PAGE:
North Carolina is one of the most unforgiving states in the country when it comes to adultery. At the time of publication, it is one of only 32 states that still recognize fault-based divorce grounds of any kind. It not only considers adultery a ground for divorce, but it has passed special legislation to address adultery’s effect on alimony issues.
On October 1, 1995, the North Carolina law of alimony changed dramatically. At the time of publication, as per the 1995 divorce legislation, North Carolina’s statutes mandate that when one spouse can’t support herself in the style, which she enjoyed while married, she is entitled to alimony. A judge will compare the incomes and expenses of both spouses. The one who earns less is considered the dependent spouse if she cannot meet her budget on her own earnings. If she can meet her expenses because her budget is no-frills and void of any luxuries, but she enjoyed luxuries when she was married, she is entitled to alimony from the supporting spouse, the one who earns more.
Effect of Adultery
Before 1995, the law in North Carolina absolutely prohibited a spouse who had committed adultery from receiving alimony. It did not matter if she had enough income to support herself or even if her affair occurred after she separated from her spouse. Under the changes implemented by the 1995 legislation, a dependent spouse is penalized only if she strayed before separating from her spouse. Even then, if the supporting spouse also engaged in an extramarital affair before separation, the dependent spouse's act of adultery cannot be held against her. A judge can still award her alimony. If the dependent spouse does not commit an adulterous act, but the supporting spouse does, he’ll be required to pay alimony unless both spouses earn similar incomes.
Nature of Support
North Carolina recognizes two kinds of alimony: post-separation and permanent. Post-separation alimony provides for the dependent spouse until the date of a final divorce decree, when the court distributes marital property. The terms of the decree then supersede the post-separation order with permanent alimony that takes property distribution into consideration. The term “permanent” alimony refers to the fact that the decree permanently ends the marriage; it does not necessarily mean that the dependent spouse will receive alimony for the rest of her life. If her income improves dramatically, the supporting spouse can usually petition the court to end alimony. If she remarries or even cohabits with someone else in a romantic relationship, alimony usually ends.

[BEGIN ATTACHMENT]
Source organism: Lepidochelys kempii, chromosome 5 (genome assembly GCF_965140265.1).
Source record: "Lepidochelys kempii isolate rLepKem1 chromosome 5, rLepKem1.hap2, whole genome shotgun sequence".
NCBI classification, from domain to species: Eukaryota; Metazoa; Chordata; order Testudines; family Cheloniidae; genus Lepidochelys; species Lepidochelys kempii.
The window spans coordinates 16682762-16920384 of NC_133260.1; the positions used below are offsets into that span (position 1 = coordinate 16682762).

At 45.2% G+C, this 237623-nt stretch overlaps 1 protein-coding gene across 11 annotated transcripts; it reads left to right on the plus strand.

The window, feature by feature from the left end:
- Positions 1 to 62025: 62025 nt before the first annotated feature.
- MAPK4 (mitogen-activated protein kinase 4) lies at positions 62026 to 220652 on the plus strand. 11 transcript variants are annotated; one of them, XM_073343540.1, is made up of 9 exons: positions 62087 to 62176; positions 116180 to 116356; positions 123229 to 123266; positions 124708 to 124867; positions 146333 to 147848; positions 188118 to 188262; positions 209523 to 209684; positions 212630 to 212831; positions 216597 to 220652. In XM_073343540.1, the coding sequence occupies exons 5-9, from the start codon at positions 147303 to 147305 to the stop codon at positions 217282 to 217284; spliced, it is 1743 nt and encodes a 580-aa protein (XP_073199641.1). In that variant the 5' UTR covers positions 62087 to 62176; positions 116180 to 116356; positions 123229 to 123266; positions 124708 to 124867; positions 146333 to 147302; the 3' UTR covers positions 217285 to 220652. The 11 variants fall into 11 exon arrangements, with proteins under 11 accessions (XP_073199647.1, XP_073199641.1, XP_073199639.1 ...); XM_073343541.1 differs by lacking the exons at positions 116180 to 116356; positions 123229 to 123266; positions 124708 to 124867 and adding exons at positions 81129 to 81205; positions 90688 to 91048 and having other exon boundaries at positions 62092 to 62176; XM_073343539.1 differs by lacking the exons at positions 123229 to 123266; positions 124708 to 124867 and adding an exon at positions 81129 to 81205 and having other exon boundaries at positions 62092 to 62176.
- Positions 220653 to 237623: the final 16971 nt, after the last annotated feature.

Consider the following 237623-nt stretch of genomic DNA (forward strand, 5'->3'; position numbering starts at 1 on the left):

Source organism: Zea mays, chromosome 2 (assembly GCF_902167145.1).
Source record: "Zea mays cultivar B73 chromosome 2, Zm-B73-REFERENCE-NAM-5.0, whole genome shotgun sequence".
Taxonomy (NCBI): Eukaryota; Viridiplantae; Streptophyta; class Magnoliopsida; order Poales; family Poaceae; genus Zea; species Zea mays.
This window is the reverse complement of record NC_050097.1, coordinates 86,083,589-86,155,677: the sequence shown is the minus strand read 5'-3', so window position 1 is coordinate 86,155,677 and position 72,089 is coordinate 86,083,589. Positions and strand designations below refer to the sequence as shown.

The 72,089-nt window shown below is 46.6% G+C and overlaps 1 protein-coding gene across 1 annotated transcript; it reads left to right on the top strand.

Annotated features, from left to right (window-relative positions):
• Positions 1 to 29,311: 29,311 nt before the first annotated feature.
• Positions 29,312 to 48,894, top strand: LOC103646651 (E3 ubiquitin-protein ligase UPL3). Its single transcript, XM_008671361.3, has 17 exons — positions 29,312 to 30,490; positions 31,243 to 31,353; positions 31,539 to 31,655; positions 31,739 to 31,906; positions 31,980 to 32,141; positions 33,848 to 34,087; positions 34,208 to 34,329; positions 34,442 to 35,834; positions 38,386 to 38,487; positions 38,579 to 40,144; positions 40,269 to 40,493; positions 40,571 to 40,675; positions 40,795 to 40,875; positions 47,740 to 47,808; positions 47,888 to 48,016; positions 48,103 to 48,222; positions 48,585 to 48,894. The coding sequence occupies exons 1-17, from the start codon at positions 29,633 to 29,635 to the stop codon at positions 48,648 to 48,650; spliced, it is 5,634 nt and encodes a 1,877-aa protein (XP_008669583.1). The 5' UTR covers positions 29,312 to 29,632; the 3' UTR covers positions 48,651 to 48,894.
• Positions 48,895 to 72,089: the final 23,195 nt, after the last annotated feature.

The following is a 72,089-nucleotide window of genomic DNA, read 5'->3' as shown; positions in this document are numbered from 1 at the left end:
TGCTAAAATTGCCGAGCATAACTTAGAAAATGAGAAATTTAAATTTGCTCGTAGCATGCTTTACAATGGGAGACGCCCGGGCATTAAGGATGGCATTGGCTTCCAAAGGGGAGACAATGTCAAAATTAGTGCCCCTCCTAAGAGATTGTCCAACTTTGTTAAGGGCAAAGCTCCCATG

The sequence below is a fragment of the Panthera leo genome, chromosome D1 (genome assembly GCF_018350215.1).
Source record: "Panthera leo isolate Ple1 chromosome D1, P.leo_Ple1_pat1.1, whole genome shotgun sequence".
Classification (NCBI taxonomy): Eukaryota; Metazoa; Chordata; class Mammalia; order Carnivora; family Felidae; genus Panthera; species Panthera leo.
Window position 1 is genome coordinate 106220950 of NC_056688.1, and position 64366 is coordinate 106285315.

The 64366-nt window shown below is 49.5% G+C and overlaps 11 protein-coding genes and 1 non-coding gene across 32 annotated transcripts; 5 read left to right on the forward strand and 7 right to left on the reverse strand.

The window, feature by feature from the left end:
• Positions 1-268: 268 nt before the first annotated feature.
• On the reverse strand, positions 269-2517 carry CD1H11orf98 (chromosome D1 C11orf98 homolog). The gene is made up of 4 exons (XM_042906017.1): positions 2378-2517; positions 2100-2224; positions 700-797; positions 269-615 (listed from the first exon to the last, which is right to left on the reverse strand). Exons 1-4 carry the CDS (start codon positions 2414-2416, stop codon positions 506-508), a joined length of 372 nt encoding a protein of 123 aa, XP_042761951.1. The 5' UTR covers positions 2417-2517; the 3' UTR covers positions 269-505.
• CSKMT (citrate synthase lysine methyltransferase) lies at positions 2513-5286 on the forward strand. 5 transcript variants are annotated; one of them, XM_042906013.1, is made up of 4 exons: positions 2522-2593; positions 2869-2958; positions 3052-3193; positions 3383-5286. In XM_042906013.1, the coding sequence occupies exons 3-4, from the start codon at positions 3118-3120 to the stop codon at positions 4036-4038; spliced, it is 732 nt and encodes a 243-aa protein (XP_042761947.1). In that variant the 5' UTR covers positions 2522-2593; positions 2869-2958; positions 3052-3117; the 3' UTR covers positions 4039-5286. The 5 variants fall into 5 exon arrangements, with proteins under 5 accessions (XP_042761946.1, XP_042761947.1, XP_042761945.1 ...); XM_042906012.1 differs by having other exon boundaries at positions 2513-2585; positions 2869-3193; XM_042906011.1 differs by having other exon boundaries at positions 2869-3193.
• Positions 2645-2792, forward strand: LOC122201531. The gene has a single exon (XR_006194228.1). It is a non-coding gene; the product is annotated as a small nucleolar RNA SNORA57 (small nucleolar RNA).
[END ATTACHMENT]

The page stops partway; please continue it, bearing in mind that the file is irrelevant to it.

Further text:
A spouse who accuses her partner of having an extramarital affair must prove the adultery to the court for North Carolina’s alimony law to take effect. Normally, a single judge hears divorce matters, but a wronged spouse has the right to request a trial by jury to prove marital misconduct. She must show beyond a reasonable doubt that her spouse had the opportunity to stray because he was alone with his paramour for extended periods of time in places where sexual contact could have occurred. She must also prove that he was “inclined” to stray, meaning that someone, usually a private investigator, witnessed him in romantic situations with his paramour or discovered love letters, emails or texts exchanged between them. Even when a spouse proves adultery to the court’s satisfaction, the accused can raise the defense that she condoned or forgave him for his behavior if she maintained the marital relationship after discovering his extramarital affair.